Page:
The Positive Effects Of Block Parties

<p>Getting neighbors together for community events does more than prevent crime, according to the Project for Public Spaces.</p>
August 13, 2007, 7am PDT | Nate Berg
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"Tuesday August 7 [was] National Night Out, a red-letter day in thousands of towns and cities around the country. Up to 30 million people will take to the streets and parks, with no one calling the cops. Indeed, local police departments organize these block parties, cook-outs, and music events as a practical method to fight crime. The idea is that communities are safer when neighbors get to know one another and work together on solving problems."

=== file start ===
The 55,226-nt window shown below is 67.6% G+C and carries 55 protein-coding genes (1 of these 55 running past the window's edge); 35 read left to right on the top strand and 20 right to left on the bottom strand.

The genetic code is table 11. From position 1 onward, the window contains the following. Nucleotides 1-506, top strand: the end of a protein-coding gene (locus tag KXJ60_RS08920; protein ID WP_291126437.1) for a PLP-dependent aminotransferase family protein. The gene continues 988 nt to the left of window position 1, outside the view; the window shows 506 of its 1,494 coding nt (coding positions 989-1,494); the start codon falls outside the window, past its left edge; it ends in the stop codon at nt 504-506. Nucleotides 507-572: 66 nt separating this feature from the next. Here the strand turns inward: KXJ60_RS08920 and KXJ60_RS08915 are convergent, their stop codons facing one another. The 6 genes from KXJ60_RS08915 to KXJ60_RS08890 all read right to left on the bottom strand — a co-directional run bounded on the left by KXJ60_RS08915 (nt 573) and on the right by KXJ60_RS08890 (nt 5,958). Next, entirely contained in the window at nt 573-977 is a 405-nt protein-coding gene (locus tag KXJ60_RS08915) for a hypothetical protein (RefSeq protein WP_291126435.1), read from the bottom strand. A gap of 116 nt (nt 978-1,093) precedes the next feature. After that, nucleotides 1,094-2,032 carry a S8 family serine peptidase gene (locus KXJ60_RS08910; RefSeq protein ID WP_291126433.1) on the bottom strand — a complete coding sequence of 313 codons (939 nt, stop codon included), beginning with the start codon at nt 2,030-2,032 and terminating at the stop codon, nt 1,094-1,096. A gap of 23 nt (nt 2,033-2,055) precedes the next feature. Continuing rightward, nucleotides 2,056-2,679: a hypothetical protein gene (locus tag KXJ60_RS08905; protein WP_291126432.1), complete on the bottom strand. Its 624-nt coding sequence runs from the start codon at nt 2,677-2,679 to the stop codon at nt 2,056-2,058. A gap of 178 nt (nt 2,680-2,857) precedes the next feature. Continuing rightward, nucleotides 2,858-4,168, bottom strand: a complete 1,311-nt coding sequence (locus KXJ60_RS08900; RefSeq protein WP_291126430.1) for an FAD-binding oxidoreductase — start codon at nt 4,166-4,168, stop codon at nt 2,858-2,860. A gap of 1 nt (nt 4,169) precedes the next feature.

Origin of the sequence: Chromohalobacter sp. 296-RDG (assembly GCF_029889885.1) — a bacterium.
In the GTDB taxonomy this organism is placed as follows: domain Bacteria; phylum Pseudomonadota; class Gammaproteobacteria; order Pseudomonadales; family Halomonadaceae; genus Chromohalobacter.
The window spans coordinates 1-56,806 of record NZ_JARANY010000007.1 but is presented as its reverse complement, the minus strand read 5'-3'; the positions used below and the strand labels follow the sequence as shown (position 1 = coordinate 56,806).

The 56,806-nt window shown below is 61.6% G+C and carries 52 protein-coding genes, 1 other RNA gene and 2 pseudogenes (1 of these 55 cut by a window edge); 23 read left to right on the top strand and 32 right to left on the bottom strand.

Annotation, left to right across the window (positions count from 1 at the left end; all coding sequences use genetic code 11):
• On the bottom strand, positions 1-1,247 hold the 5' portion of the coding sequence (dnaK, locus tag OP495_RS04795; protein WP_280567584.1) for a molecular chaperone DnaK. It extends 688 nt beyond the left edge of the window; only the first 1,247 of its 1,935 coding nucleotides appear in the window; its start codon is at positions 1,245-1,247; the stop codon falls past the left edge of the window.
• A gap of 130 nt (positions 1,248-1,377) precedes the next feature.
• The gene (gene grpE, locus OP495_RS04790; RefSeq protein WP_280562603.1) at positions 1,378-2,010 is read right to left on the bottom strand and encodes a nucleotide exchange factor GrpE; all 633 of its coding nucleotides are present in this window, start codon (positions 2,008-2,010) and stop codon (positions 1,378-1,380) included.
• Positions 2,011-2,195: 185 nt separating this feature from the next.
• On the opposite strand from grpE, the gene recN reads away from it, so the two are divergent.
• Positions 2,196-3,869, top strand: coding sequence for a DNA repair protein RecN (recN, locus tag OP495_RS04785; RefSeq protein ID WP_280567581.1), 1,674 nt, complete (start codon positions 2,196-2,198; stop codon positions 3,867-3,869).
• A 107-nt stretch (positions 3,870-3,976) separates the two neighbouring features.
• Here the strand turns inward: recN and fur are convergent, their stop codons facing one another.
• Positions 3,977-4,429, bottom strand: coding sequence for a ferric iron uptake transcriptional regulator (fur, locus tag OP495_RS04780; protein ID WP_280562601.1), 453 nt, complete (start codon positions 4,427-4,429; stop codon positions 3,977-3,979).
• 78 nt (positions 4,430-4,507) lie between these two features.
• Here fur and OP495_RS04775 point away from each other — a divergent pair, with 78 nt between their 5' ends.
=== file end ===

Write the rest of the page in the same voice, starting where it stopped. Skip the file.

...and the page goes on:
"But crime is not the only major problem facing us that can be effectively addressed at the neighborhood level. So can the environment, economic decline, traffic, social alienation and even global climate change. People are more likely to get involved on issues that affect their own backyard, and where they can see the effect of their actions. When you add up the people from all over the world who are walking more and driving less, starting new businesses and citizens groups, or simply reaching out to meet their neighbors, the results can be impressive."

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Published on Wednesday, August 1, 2007 in Project For Public Spaces
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